HomeNewsVRA, GMet clash over cause of Akosombo Dam spillage disaster

VRA, GMet clash over cause of Akosombo Dam spillage disaster

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As calls for a probe into the Akosombo Dam disaster intensify, the blame game over who caused the disaster has also heightened.

In a fresh development, the Ghana Meteorological Agency (GMet) has absolved itself of any blame, insisting it provided accurate and timely forecasts to the Volta River Authority (VRA).

Fresh pressure is mounting on the government to probe the Akosombo Dam disaster following the airing of Joy News Hotline documentary “AFTER THE FLOODS.”

The VRA opened the floodgates of the Akosombo Dam in September 2023, affecting about 39,000 Ghanaians downstream. Six months after the disaster, victims who continue to reel under very harsh conditions are demanding answers.

Member of Parliament for North Tongu Constituency, Samuel Okudzeto Ablakwa is disappointed that six months after the disaster, no probe has been launched to establish what went wrong to curtail a recurrence.

“Those who were negligent, those who shirked their responsibilities and caused us all of this pain, this devastation, and this catastrophe must be brought to book. The presidency, did this go to the cabinet, did the cabinet give the green light, what did they check before they gave the green light? We need to know.”

Meanwhile, there is a war of words between the Volta River Authority (VRA) and the Ghana Meteorological Agency (GMet) over who should be blamed for the disaster.

The GMet is furious that the Volta River Authority is trying to blame the disaster on its forecast. Speaking to journalists in Akosombo days after opening the floodgates, the VRA said it based its spill decision on the forecast data provided by the GMet.

“We depend on the Ghana Meteorological Agency for forecasts because the water that comes, it comes through rainfall. At the time, the forecast gave the indication that we were not supposed to expect too much water into the reservoir. The same GMet now issues a new and updated forecast that the situation has changed and we should expect a lot of rain going forward.”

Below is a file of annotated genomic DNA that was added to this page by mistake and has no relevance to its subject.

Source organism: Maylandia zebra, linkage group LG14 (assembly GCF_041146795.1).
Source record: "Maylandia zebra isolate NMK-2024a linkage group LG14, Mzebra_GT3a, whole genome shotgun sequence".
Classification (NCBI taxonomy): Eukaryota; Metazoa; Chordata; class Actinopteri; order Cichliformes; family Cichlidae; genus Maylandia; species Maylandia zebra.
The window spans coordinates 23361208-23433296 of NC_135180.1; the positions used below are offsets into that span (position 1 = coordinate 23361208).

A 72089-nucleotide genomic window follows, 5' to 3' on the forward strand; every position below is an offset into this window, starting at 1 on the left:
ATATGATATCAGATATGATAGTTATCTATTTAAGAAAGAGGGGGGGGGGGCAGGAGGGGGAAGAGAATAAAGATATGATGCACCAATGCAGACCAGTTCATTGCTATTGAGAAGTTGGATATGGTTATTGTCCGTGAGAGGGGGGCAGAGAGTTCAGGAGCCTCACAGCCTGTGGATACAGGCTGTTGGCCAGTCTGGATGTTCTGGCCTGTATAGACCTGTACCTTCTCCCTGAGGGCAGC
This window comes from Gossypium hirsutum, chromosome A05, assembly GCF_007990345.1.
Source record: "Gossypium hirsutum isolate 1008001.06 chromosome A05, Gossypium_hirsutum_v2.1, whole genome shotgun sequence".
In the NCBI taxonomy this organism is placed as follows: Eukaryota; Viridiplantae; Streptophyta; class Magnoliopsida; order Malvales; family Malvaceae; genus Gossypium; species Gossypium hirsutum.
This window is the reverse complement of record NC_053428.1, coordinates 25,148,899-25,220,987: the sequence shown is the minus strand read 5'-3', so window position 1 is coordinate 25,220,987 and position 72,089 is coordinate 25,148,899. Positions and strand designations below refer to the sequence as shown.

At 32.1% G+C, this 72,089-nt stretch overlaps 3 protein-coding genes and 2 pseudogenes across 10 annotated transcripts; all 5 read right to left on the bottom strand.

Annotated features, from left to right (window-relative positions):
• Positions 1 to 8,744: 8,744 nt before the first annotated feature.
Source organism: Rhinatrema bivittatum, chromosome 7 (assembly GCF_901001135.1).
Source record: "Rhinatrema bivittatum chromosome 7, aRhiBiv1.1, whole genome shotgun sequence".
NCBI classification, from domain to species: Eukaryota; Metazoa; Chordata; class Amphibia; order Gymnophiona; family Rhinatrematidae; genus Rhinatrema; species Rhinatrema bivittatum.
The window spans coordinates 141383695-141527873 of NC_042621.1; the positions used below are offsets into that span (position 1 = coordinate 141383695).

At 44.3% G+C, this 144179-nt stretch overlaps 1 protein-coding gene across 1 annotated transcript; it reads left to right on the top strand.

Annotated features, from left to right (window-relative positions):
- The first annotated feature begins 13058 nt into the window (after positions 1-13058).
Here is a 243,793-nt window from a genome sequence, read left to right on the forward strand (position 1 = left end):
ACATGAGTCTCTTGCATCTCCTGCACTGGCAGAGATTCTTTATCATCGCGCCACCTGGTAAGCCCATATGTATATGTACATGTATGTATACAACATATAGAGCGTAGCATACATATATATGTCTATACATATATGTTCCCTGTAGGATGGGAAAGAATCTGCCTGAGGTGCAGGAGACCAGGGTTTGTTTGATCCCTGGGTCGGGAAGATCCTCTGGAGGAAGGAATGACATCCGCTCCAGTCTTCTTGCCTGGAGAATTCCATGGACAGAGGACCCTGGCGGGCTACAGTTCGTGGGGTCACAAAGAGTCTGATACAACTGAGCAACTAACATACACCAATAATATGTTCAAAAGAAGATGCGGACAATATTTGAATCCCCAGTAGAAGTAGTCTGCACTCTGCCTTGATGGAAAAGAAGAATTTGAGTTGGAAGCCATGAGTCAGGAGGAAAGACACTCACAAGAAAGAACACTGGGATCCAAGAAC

The then Deputy Minister of Energy Herbert Krapah, also confirmed that the VRA’s decision was based on updated forecasts from the GMet.

“They relied on expected information from the meteorological agency. That changed and that changed the course of things.”

But the head of central analysis and forecasts at the GMET, Felicity Ahafianyo, vehemently disagrees, insisting adequate data was provided ahead of time to the VRA.

“Our forecasts did not change, the documents are all there, and it’s a public document. Whatever we send to them is also made available online and you can pick it and read it. Last year, the seasonal forecast came out on the 10th of March 2023 in the presence of the media and other stakeholders. This document was sent to the VRA.”

She added “The forecasts for last year predicted that some areas are going to experience above rainfall for the 2023 seasons and the minor too when it was out, it was also having the same indicators that most areas are likely to have above the normal rainy season that we know, of which it was communicated to the VRA. In this particular case, we cannot be blamed for that.”
The government is yet to launch a formal probe into the disaster that affected the lives of about 39,000 Ghanaians.

Victims say they are not certain as to what the government intends to do regarding resettlement and compensations. About a month ago, the National Disaster Management Organization (NADMO) held an after-review technical session on the disaster with key stakeholders including the VRA. That report is yet to be made public as victims continue to reel under very harsh conditions aftermath.

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